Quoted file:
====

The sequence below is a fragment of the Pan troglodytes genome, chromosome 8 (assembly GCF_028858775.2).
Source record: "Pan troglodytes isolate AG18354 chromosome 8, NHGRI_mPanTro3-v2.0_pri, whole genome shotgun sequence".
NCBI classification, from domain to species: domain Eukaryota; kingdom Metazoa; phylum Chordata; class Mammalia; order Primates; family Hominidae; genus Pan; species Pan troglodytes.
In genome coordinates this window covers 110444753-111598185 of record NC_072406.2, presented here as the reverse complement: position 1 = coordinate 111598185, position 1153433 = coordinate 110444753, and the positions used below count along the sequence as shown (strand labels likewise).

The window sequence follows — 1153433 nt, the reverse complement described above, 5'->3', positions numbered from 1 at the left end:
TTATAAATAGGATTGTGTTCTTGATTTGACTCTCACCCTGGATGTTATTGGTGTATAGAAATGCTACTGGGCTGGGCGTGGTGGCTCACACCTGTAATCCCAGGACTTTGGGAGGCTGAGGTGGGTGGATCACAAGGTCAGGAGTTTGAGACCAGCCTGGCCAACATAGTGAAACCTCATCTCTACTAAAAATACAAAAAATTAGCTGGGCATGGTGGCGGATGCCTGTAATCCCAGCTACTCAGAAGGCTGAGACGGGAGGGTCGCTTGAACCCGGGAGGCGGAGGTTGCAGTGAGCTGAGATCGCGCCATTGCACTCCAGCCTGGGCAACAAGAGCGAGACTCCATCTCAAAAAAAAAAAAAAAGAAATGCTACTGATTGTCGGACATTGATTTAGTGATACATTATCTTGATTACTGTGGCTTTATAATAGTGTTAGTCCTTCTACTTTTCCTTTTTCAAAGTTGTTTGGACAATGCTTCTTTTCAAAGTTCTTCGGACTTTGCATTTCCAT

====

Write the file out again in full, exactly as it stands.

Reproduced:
The sequence below is a fragment of the Pan troglodytes genome, chromosome 8 (assembly GCF_028858775.2).
Source record: "Pan troglodytes isolate AG18354 chromosome 8, NHGRI_mPanTro3-v2.0_pri, whole genome shotgun sequence".
NCBI classification, from domain to species: domain Eukaryota; kingdom Metazoa; phylum Chordata; class Mammalia; order Primates; family Hominidae; genus Pan; species Pan troglodytes.
In genome coordinates this window covers 110444753-111598185 of record NC_072406.2, presented here as the reverse complement: position 1 = coordinate 111598185, position 1153433 = coordinate 110444753, and the positions used below count along the sequence as shown (strand labels likewise).

The window sequence follows — 1153433 nt, the reverse complement described above, 5'->3', positions numbered from 1 at the left end:
TTATAAATAGGATTGTGTTCTTGATTTGACTCTCACCCTGGATGTTATTGGTGTATAGAAATGCTACTGGGCTGGGCGTGGTGGCTCACACCTGTAATCCCAGGACTTTGGGAGGCTGAGGTGGGTGGATCACAAGGTCAGGAGTTTGAGACCAGCCTGGCCAACATAGTGAAACCTCATCTCTACTAAAAATACAAAAAATTAGCTGGGCATGGTGGCGGATGCCTGTAATCCCAGCTACTCAGAAGGCTGAGACGGGAGGGTCGCTTGAACCCGGGAGGCGGAGGTTGCAGTGAGCTGAGATCGCGCCATTGCACTCCAGCCTGGGCAACAAGAGCGAGACTCCATCTCAAAAAAAAAAAAAAAGAAATGCTACTGATTGTCGGACATTGATTTAGTGATACATTATCTTGATTACTGTGGCTTTATAATAGTGTTAGTCCTTCTACTTTTCCTTTTTCAAAGTTGTTTGGACAATGCTTCTTTTCAAAGTTCTTCGGACTTTGCATTTCCAT